lundi 1 septembre 2014

War and Clothing. Fashion illustration at the time of the First World War [exposition]

The political upheavals of the period between 1914 and 1919 that shook the world and changed the course of history also left their mark on the silhouette of women's clothing and established the fashion industry as an increasingly important sector of the national economies of the Western world. Overshadowed by Art Nouveau and the so-called Golden or Roaring Twenties and therefore all too often overlooked by fashion historians, the clothes designed during the Great War are distinguished by a surprising vitality and modernity. Many details that had been introduced during the war years as practical innovations - the markedly shorter skirts and dresses, simple sportswear-inspired daywear, new materials such as wool and silk jersey or the penchant for black as a fashion colour - were retained and developed further after 1919.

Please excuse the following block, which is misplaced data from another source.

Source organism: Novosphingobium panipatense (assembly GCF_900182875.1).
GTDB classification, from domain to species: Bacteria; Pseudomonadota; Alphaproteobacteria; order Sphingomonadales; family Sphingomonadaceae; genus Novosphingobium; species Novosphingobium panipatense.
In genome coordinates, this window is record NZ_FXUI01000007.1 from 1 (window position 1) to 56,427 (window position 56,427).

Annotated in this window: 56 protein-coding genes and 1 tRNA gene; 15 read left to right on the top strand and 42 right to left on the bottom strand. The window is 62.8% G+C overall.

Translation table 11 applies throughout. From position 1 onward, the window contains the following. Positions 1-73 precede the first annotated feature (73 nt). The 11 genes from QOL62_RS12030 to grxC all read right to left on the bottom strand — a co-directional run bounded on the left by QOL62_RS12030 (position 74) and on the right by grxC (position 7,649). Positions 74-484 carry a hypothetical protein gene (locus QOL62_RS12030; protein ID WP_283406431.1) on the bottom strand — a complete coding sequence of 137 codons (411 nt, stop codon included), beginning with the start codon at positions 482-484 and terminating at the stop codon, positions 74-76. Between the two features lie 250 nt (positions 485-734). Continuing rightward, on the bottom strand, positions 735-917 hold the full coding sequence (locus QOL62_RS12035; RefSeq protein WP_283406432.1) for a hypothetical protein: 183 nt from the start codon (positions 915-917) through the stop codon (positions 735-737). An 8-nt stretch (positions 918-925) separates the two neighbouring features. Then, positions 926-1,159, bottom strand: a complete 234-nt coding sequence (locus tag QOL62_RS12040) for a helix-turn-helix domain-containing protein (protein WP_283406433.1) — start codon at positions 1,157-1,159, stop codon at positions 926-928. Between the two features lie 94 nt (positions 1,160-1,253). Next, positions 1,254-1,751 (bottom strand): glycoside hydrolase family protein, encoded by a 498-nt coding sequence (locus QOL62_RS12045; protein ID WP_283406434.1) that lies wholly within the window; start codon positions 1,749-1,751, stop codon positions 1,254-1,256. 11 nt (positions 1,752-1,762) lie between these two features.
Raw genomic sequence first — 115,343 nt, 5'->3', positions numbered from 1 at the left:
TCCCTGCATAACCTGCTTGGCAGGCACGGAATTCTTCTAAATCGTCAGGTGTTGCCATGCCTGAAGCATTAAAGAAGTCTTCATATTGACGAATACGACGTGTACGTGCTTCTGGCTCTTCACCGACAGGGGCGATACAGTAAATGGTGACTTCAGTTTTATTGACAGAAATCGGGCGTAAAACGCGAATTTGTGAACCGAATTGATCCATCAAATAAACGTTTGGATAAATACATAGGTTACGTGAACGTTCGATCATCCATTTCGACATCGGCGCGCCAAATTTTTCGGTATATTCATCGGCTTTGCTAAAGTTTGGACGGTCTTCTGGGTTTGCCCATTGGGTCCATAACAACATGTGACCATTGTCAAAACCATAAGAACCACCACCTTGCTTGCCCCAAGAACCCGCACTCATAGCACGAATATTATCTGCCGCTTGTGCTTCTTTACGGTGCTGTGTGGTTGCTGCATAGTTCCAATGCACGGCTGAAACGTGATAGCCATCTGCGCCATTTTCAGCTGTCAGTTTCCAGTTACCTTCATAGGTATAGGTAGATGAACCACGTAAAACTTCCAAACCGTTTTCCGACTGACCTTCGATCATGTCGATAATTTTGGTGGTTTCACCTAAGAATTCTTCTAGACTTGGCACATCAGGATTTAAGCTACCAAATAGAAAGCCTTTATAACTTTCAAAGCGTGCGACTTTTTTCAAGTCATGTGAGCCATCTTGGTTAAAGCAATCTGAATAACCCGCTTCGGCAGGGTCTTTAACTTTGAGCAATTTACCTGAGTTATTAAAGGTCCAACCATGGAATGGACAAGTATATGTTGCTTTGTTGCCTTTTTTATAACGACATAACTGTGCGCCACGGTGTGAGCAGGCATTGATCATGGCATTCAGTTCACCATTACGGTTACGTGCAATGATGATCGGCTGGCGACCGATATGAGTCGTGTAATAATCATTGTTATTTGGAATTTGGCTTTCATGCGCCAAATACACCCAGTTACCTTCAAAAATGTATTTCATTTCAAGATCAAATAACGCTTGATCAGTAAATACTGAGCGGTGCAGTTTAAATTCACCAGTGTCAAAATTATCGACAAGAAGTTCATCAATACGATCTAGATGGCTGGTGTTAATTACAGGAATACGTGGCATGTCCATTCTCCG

The exhibition presents fashion illustrations and photographs from the fashion capitals of Paris, Berlin and Vienna. Among the exhibits are the exquisitely designed magazines Gazette du Bon Ton and Der Kleiderkasten as well as the Parisian fashion plate portfolios Modes et Manières d'Aujourd'hui with illustrations by George Lepape and André Marty and La Mode par Fried. The rare prints from the Mode Wien 1914/15 portfolio, published in cooperation with the Wiener Werkstätte, exemplify the characteristic expressive style of Vienna, while original drawings by Annie Offterdinger illustrate the sophisticated designs of the Berlin fashion house Alfred-Marie.
Fashion plates of the period of the First World War are marked by the influence of contemporary avant-garde trends in art such as Cubism, Fauvism and Expressionism. The selection of some 200 items from the rich holdings of the Fashion Image Collection of the Lipperheide Costume Library invites visitors to rediscover the astonishingly modern pictorial language of wartime fashion illustrations.
Berlin, Staatliche Museen zu Berlin, 25/09/2014 to 18/01/2015